So, by a few days, I lost the chance to have a great April Fool's day joke at the expense of common perceptions of my new employer. Instead of admitting that I had simply been uninspired/lazy about blogging or consumed by Twitter, one of my new associate directors suggested a few months ago that I could claim Harvard made me shut down my blogging. Heh. But not too likely, really.

I should have just joined my friend Skullsnbats in declaring that I'm officially blogging without obligation.

That said, the blog has not been completely abandoned. I'm hoping to get my notes from two recent conferences up tonight, and from there, we'll see.

So, hello again!

Dozens of virtual worlds

Gary Hayes, director of the Australian Laboratory for Advanced Media Production, filmed the video below during his virtual travels in preparation for some reports on the evolution of virtual worlds. I knew there were other virtual worlds out there and in the works, but I had no idea there were so many that look--at least from the brief clips--so good. In seven minutes, Hayes provides glimpses of forty virtual worlds, interspersed with some interesting and thought-provoking quotations. Visit Personalized Media and scroll down to read some of Hayes's initial observations.

Thanks to Kathryn Greenhill at Librarians Matter for the tip!

The Super Size Me of lexicography

Thanks to Library Boy for linking to an interesting book review by Nicholson Baker:

Ammon Shea, a sometime furniture mover, gondolier and word collector, has written an oddly inspiring book about reading the whole of the Oxford English Dictionary in one go.
. . . .
Months in, Shea arrives — back-aching, crabby, page-blind — at Chapter N. “Some days I feel as if I do not actually speak the English language,” he writes, his verbal cortex overflowing. “It is,” he observes, “like trying to remember all the trees one sees through the window of a train.” Once he stares for a while, amazed, at the word glove. “I find myself wondering why I’ve never seen this odd term that describes such a common article of clothing.”
Reading the OED: One Man, One Year, 21,730 Pages sounds like a great read for those of us who enjoyed The Professor and the Madman. I can't wait to get a copy.

Pogue postscript

Instead of editing the previous post...

Pogue's keynote was rousing and inspiring, even for those of us who were familiar with much of what he was talking about. It was beyond fantastic to have such a tech oriented, tech-powered (perfect use of presentation software, videos, live demos) session at AALL--and at the keynote, no less. Big kudos to whomever helped select and bring him in.

While I was eating lunch, I realized Pogue's keynote could just as easily have been a session at SXSW, and that made it rock another time over.

Live blogging: David Pogue's keynote at AALL2008

I've never actually liveblogged before, but I'm sitting with some fellow geeks at the AALL keynote and just paid for wifi access, so why not? The twist: I'm also knitting a sock and Twittering.

Honorary badge: "ich bin law librarian!!!"

Mac nut - yay! (Law librarians need more Mac evangelism.)

Slide graphic: "everyone's going to think I'm into Dianetics"

Will focus on five or six macro trends.

Last telegram: an ad for herbal viagra

I didd a lot of research - googled for six minutes

The future: nobody knows. End of Keynote!


VOIP. Why isn't Skype on a cellphone?

T-mobile hotspot at home - transitions seamlessly to T-mobile network. (This was announced June 29.)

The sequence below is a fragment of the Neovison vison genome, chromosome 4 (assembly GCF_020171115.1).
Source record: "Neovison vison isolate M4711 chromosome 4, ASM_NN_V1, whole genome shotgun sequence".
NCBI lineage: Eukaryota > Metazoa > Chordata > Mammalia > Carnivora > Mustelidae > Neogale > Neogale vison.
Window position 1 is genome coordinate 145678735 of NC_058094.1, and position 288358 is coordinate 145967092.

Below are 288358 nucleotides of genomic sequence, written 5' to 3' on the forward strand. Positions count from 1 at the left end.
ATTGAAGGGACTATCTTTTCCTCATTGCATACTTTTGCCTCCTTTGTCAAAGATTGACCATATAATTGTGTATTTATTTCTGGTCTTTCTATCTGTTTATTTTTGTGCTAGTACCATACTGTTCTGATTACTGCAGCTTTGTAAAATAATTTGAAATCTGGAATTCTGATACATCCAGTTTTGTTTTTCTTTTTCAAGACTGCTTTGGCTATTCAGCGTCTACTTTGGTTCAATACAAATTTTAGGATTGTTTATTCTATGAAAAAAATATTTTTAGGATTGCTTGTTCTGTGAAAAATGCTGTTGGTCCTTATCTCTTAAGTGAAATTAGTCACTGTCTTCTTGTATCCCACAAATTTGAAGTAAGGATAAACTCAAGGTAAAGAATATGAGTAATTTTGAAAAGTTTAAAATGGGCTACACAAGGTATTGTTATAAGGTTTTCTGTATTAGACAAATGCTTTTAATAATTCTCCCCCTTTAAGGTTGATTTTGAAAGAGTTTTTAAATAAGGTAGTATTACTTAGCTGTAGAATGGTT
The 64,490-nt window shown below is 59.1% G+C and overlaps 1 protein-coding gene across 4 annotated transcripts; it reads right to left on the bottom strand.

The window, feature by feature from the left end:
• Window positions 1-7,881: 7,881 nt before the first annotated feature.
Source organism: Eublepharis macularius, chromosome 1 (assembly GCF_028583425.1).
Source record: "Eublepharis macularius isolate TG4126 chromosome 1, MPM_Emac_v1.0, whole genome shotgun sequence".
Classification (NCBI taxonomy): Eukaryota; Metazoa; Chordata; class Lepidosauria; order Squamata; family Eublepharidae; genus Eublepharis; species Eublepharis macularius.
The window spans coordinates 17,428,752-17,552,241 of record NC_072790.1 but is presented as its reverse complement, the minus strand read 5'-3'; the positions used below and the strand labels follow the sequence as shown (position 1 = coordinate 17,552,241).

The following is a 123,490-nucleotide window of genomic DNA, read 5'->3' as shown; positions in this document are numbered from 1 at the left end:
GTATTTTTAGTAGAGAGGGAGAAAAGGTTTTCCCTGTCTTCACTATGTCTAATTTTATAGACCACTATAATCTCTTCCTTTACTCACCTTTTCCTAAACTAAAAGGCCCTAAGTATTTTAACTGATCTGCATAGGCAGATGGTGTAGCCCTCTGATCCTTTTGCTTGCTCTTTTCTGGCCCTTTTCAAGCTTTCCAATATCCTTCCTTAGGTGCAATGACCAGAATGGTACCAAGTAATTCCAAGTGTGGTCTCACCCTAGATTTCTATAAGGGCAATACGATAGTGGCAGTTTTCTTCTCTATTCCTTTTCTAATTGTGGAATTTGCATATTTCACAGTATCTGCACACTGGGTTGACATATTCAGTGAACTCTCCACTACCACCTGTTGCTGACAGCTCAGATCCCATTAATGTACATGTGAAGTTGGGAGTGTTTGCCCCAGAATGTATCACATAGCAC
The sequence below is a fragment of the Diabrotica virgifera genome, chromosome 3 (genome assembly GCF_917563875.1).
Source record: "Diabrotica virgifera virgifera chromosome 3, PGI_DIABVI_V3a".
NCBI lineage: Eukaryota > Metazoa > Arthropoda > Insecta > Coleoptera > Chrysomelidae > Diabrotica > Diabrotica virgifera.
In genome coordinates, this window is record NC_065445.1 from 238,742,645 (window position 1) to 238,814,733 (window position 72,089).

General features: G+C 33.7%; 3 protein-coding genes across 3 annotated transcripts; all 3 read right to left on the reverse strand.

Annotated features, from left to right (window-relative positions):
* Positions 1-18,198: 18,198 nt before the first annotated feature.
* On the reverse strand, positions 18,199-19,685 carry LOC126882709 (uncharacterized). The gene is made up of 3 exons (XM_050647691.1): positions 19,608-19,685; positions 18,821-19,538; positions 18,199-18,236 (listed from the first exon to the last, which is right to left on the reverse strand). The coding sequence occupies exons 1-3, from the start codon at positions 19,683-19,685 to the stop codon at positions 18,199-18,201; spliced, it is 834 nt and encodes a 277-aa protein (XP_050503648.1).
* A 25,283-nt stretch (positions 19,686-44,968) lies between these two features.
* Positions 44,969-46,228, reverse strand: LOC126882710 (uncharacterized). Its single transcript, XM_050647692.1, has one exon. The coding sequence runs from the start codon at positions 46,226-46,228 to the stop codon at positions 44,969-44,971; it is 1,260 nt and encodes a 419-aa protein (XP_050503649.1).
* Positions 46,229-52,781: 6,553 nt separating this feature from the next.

Watching Grand Central commercial. I heard about that one years ago--didn't know it was still around.

Text 466-45 with query to get closest query match from Google.

Other things: weather, flight number, stock quotes, movie name and zip, definitions, driving directions, unit and currency conversions.

Pogue demo-ing Goog411.

Cha Cha. (I know someone who signed up to do this. She is not a librarian. I wouldn't want to do that!)

X-treme sarcasm: voicemail directions "when you're finished, you may hang up" Pogue: NOOOOOO!

Voicemail alternatives/text transcription services: callwave, phone tag, spinvox.

Big news about iphone is not what it is, but how it came about - carriers not consulted. Cingular CEO didn't see iPhone till two weeks before launch. Everyone copying model.

Hulu - one 15 sec commercial. Better than TV, but you're sitting at your computer looking like a dork.

Splintering graph includes mystery items phlogs (phone blogs) and Krogs. Anyone know what a Krog is?

Comcast: 9000 hours/month of on-demand everything. Why should shows come on at a certain time? (Since technical limits are no more. TV as giant jukebox.

It doesn't matter that blu-ray won format war, since it's not going to be about plastic discs - but this may not happen for another decade before 50% of households don't have high speed internet.

We need national movement for 27-hour day--or common sense. (Me, I'd bet on the 27-hr day)

Skpe phones: cost $175, then no fees again, ever

Trend coming: wireless everywhere, everything. Cameras, kindle, etc.

Eye-fi wireless card for camera - will automatically transmit high res pictures to your computer and ~20 photosharing services. An endless memory card.

Talking about Web 2.0. "I don't know if you're aware of web 2.0..."

Microsoft's blog - minesweeper/mimesweeper

Pogue giving us a copyright challenge quiz. When Pogue gave this to a college audience, not a single hand raised.

Ethics/credibility issues related to blogging, YouTube--LonelyGirl15.

Net neutrality. (Glad Pogue discussed this, since the proposed net neutrality program got turned down.)

Rattling off amazing examples we haven't heard of: Prosper (ordinary people making microloans), Kiva (same thing, but third-world countries), Goloco (ridesharing),, Who is Sick? (probably the first time the words "bloody stool" have been uttered in AALL keynote.)

Keeping up, overwhelmed...

Give it time, things settle down, people push back (e.g. net neutrality)